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The First World War 1914-1918

The First World War pitted Germany, the Austro-Hungarian Empire and other nations against Great Britain, France, Russia and their allies. As a colony of Great Britain, Canada was automatically at war. Almost totally unprepared for battle in 1914, Canada enrolled 625,000 military personnel by 1918. Most served in the Canadian Corps, which became one of the foremost fighting formations. The cost, however, was enormous: of the Canadians serving overseas, one in seven died.

The western world during the First World War. The western front runs through northern France and Belgium. This is where most Canadians fought.
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National Archives of Canada PA 2468
National Archives of Canada 0-4429
National Archives of Canada N 135
National Archives of Canada O-3152

"Canadians marched to Armageddon in 1914. Those who returned were transformed by the experience."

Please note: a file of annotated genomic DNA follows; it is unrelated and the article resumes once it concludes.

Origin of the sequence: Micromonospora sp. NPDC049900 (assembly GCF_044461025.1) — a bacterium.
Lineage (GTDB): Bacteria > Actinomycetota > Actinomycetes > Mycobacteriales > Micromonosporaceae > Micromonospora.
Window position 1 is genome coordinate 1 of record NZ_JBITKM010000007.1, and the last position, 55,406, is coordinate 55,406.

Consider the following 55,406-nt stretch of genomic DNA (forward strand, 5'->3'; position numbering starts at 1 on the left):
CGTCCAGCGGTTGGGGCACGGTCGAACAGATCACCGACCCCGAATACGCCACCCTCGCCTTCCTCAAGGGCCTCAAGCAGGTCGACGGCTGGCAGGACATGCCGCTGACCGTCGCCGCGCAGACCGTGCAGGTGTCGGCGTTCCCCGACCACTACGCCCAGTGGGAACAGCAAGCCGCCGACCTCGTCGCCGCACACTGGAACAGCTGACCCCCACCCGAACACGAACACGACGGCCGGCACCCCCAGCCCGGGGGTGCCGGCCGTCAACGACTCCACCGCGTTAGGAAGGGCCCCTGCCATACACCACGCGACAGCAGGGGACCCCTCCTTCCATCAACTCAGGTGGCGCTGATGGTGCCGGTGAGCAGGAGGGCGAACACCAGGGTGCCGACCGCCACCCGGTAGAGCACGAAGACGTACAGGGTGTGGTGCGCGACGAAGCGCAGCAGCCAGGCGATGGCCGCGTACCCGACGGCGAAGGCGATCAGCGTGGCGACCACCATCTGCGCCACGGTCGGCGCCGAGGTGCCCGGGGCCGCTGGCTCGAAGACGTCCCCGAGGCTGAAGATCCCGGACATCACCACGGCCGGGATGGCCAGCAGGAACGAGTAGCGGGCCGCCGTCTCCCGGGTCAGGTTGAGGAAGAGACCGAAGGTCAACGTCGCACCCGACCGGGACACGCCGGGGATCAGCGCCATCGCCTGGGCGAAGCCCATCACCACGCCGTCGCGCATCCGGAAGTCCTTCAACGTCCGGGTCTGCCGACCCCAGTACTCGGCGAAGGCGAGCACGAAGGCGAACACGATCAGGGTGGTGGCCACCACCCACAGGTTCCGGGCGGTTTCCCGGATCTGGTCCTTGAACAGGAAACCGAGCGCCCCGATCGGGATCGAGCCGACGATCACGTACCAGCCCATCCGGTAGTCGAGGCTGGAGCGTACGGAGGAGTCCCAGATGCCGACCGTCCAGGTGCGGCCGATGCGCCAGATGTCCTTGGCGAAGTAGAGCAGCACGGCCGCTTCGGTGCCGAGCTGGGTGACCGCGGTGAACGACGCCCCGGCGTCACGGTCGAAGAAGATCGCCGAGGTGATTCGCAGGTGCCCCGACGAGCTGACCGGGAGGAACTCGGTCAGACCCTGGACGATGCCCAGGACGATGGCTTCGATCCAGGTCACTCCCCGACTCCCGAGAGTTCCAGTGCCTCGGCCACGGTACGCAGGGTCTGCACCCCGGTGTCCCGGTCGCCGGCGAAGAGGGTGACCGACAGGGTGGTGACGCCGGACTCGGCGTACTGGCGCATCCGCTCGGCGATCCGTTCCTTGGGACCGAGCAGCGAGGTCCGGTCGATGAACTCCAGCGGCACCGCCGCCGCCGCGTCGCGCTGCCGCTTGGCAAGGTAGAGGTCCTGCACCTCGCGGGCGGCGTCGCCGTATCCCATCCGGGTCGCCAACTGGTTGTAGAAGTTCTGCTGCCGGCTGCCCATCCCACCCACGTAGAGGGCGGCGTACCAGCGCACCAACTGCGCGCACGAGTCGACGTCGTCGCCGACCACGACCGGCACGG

— Desmond Morton and J. L. Granatstein, Marching to Armageddon: Canadians and the Great War, 1914–1919


August 1914 First World War begins
October 1914 First group of Canadian soldiers arrives in Great Britain
April 1915 Second Battle of Ypres begins
September 1916 Battle of Courcelette, part of the Somme offensive
November 1916 Canada’s war art program begins, first artists hired
April 1917 Canadians capture Vimy Ridge
June 1917 Canadian Sir Arthur Currie commands Canadian Corps
October 1917 Canadians begin attack at Passchendaele
August 1918 Start of the final victory offensive known as The Hundred Days
November 1918 First World War ends
June 1919 Peace treaty signed at Versailles, France
December 1920 Lord Beaverbrook gives nearly 1,000 works of art to Canada
July 1936 Vimy Memorial unveiled in France

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